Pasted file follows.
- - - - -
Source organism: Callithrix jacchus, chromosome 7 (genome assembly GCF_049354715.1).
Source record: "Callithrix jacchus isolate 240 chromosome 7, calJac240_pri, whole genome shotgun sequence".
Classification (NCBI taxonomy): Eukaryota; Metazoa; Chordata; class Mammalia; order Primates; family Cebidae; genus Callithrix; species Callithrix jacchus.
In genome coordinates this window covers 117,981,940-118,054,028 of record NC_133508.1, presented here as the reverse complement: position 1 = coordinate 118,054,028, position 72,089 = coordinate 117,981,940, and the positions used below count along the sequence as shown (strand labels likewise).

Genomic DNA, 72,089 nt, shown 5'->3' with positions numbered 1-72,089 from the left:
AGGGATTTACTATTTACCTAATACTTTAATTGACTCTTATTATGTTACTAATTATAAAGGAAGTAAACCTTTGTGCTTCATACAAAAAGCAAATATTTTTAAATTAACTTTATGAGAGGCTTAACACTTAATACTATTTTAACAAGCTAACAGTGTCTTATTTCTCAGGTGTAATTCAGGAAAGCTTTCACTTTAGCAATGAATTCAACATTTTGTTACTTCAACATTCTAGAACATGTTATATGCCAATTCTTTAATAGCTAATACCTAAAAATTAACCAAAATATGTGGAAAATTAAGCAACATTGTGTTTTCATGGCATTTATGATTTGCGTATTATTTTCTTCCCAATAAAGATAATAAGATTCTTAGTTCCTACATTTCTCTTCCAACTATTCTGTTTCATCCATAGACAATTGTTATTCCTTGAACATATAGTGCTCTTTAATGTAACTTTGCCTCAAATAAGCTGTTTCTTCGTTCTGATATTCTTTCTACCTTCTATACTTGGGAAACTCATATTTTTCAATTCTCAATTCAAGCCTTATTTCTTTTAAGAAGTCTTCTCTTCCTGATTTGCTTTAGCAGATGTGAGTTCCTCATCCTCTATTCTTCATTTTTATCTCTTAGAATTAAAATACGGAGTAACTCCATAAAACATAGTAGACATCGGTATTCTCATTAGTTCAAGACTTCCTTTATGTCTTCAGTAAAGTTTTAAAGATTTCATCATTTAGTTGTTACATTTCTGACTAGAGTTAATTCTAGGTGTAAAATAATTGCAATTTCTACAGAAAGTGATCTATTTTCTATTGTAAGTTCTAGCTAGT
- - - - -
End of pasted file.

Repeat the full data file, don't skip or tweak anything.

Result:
Source organism: Callithrix jacchus, chromosome 7 (genome assembly GCF_049354715.1).
Source record: "Callithrix jacchus isolate 240 chromosome 7, calJac240_pri, whole genome shotgun sequence".
Classification (NCBI taxonomy): Eukaryota; Metazoa; Chordata; class Mammalia; order Primates; family Cebidae; genus Callithrix; species Callithrix jacchus.
In genome coordinates this window covers 117,981,940-118,054,028 of record NC_133508.1, presented here as the reverse complement: position 1 = coordinate 118,054,028, position 72,089 = coordinate 117,981,940, and the positions used below count along the sequence as shown (strand labels likewise).

Genomic DNA, 72,089 nt, shown 5'->3' with positions numbered 1-72,089 from the left:
AGGGATTTACTATTTACCTAATACTTTAATTGACTCTTATTATGTTACTAATTATAAAGGAAGTAAACCTTTGTGCTTCATACAAAAAGCAAATATTTTTAAATTAACTTTATGAGAGGCTTAACACTTAATACTATTTTAACAAGCTAACAGTGTCTTATTTCTCAGGTGTAATTCAGGAAAGCTTTCACTTTAGCAATGAATTCAACATTTTGTTACTTCAACATTCTAGAACATGTTATATGCCAATTCTTTAATAGCTAATACCTAAAAATTAACCAAAATATGTGGAAAATTAAGCAACATTGTGTTTTCATGGCATTTATGATTTGCGTATTATTTTCTTCCCAATAAAGATAATAAGATTCTTAGTTCCTACATTTCTCTTCCAACTATTCTGTTTCATCCATAGACAATTGTTATTCCTTGAACATATAGTGCTCTTTAATGTAACTTTGCCTCAAATAAGCTGTTTCTTCGTTCTGATATTCTTTCTACCTTCTATACTTGGGAAACTCATATTTTTCAATTCTCAATTCAAGCCTTATTTCTTTTAAGAAGTCTTCTCTTCCTGATTTGCTTTAGCAGATGTGAGTTCCTCATCCTCTATTCTTCATTTTTATCTCTTAGAATTAAAATACGGAGTAACTCCATAAAACATAGTAGACATCGGTATTCTCATTAGTTCAAGACTTCCTTTATGTCTTCAGTAAAGTTTTAAAGATTTCATCATTTAGTTGTTACATTTCTGACTAGAGTTAATTCTAGGTGTAAAATAATTGCAATTTCTACAGAAAGTGATCTATTTTCTATTGTAAGTTCTAGCTAGT